Testing ice sheet models and modelled estimates of Earth's climate sensitivity using Miocene palaeoclimate data

Lead Research Organisation: University of Southampton
Department Name: School of Ocean and Earth Science


Climate models use computational techniques to mimic real physical and chemical processes in the climate system in order to predict future climate change. Such models have been used to quantify how sensitive Earth's climate is to atmospheric carbon dioxide levels. Knowing this 'climate sensitivity' is essential for politicians to set goals for future CO2 emissions that will keep Earth's climate within 'safe' limits. Until recently, the estimates for this climate sensitivity have been based on models that look only at the short-term (e.g., years-decades) effects of increasing CO2 and rising temperatures. They do not include other longer-term effects, such as melting ice sheets or changing global vegetation cover. An example of such a feedback is the melting of the Greenland ice-sheet, which in addition to causing rising sea levels will also cause further regional warming. The problem with ignoring such components of the climate system is that there are large uncertainties regarding the timescales on which they operate. Recently there have therefore been suggestions from the academic community that estimates of Earth's sensitivity to atmospheric CO2 levels should include all feedbacks within the climate system: both those that operate fast and those that operate more slowly. This more comprehensive view of the relationship between Earth's climate and pCO2 is termed 'Earth System Sensitivity'. The best way to estimate Earth System Sensitivity is to use intervals in the geological past when we know that CO2 and temperature were different to today. However, thus far this approach has led to very different estimates, largely due to uncertainties in the levels of atmospheric pCO2 reconstructed for these intervals. In the first part of the proposed work we will generate new pCO2 records using a relatively new method of estimating pCO2 (using the ratio of boron isotopes within marine planktonic microfossils) that has recently been refined. We will also use several methods for reconstructing temperatures from the same interval in the past, so that we can calculate Earth System Sensitivity. The second part of the proposed work is to use data to test a computational ice sheet model. Ice sheets are dynamically complex, and sophisticated models are required in order to predict their response to changing climate and therefore their effect on global sea level. The models need to be tested if we are to have confidence in their predictions. The long timescales involved with ice sheet dynamics means that we cannot test ice sheet models with real-time observational data. The best way to test ice sheet models is to use them to predict ice sheet changes for a period in the geological past where we have good records of Earth's temperature gradients, and compare the model results with well-constrained records of ice sheet growth for the same interval. In the proposed work we will use the Middle Miocene Climate Transition to test an ice sheet model. We know that CO2 decreased, climate cooled, and the Antarctic ice sheet expanded at this time (~14 million years ago). In this work we will obtain new, accurate records of pCO2 and temperature to drive our models. The models will then predict ice sheet changes, which we can compare to an existing record of ice sheet growth across the climate transition. If the model and the data are in good agreement then our confidence in the ice sheet model will be increased. If the model and the data are not in good agreement, then this work could lead to the identification of certain parameters within the model that may need to be adjusted. This may then lead to improved future predictions of ice sheet, and hence sea level change.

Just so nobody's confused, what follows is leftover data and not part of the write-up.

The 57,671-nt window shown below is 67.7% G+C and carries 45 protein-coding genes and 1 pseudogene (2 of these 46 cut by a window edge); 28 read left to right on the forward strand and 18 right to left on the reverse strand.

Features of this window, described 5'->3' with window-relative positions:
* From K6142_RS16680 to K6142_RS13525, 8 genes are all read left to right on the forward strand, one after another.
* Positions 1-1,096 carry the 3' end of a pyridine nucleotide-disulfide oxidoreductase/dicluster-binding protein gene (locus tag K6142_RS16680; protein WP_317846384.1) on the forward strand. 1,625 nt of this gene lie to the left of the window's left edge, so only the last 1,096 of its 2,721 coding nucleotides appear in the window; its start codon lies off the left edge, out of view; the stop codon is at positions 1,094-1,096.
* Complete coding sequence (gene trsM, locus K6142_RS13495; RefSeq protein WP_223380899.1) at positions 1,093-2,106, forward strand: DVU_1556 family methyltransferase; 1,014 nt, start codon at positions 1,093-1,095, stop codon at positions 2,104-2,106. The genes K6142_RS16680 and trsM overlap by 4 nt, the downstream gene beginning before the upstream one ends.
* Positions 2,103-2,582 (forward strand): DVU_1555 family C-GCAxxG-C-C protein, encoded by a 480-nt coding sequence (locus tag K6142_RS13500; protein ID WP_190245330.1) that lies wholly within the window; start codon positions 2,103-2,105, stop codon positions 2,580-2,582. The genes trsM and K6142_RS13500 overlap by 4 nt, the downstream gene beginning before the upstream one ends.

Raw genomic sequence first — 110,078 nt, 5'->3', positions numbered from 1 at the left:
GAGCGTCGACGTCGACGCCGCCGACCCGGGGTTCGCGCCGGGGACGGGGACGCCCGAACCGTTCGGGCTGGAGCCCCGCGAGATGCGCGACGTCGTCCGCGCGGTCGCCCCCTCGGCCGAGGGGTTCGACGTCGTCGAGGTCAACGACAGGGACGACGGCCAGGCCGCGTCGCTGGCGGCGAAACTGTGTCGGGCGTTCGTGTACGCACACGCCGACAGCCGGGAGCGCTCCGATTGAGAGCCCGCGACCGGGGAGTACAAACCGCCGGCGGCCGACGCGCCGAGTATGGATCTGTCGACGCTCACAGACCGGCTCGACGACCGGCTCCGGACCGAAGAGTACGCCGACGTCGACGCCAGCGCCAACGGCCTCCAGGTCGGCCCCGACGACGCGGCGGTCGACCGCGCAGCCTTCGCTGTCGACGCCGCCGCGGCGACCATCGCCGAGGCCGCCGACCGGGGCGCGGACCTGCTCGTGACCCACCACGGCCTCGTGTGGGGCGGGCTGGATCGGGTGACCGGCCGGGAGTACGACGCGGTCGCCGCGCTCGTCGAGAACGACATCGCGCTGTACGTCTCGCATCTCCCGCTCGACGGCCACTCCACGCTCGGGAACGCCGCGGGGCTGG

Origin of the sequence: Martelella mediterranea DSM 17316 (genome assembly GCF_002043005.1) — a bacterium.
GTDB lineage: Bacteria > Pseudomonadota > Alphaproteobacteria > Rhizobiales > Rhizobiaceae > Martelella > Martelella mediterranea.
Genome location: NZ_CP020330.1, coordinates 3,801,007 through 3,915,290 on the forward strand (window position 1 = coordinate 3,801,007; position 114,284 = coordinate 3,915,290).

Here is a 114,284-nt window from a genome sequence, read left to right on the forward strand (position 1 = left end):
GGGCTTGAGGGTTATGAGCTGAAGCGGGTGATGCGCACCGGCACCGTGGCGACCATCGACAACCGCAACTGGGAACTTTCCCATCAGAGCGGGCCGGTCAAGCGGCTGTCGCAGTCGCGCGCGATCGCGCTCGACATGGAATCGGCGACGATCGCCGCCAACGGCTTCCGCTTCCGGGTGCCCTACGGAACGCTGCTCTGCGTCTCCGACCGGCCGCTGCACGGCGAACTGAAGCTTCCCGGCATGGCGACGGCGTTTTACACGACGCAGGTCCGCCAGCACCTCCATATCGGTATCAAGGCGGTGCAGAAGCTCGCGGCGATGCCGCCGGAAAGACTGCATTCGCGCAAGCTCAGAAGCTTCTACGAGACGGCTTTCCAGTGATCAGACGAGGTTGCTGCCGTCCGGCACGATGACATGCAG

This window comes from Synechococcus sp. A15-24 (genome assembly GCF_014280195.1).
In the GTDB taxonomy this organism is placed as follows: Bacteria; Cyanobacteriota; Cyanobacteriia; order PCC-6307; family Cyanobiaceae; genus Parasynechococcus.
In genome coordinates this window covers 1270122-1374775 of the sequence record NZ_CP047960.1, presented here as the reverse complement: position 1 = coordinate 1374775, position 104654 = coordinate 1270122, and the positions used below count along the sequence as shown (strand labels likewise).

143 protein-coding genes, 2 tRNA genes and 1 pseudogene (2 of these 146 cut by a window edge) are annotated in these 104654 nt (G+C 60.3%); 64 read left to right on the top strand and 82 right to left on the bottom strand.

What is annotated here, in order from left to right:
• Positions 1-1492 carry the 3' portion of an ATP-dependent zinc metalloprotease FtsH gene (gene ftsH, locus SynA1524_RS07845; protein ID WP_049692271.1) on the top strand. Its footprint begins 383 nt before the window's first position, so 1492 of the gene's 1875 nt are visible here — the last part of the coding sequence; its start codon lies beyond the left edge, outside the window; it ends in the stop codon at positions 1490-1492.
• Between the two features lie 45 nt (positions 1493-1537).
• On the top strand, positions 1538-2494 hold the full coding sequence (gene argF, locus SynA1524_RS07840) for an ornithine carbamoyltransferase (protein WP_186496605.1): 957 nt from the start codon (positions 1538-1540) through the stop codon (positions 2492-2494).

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Description Arguably the most significant impact of future climate change will be rising sea-level. Since pre-industrial times sea levels have risen by around 20 cm, mainly due to the thermal expansion of seawater as it warms (like mercury in a thermometer). In the future however sea-level rise will be increasingly dominated by the contribution from the melting continental ice sheets of Greenland and Antarctica. Understanding how these ice sheets change in response to climate change therefore has a pressing urgency. We found here that during the Middle Miocene the Antarctic ice sheet showed a surprisingly dynamic behaviour at relatively low levels of atmospheric CO2. The previous generation of ice sheet models were unable to replicate this behaviour and this finding has spurred ice sheet models to include new physics in their models and reassess model boundary conditions (e.g. Gasson et al., 2016, PNAS, doi: 10.1073/pnas.1516130113). Ultimately this work therefore contributes to a better understanding of our future sea-level.
Exploitation Route As Gasson et al. (2016, , PNAS, doi: 10.1073/pnas.1516130113) showed the data we generated here (published in the papers associated with this proposal) provide a rich set of targets for state of the art coupled ice sheet models. We have already seen improvements to the ice sheet models as a result of our work, this will no doubt continue in years to come.
Sectors Environment

URL http://www.descentintotheicehouse.com
Description This research has contributed to the knowledge base regarding the causes and consequences of climate change. It has also directly fed into the latest IPCC report (of which PI Foster was a contributing author)
First Year Of Impact 2012
Sector Environment
Impact Types Policy & public services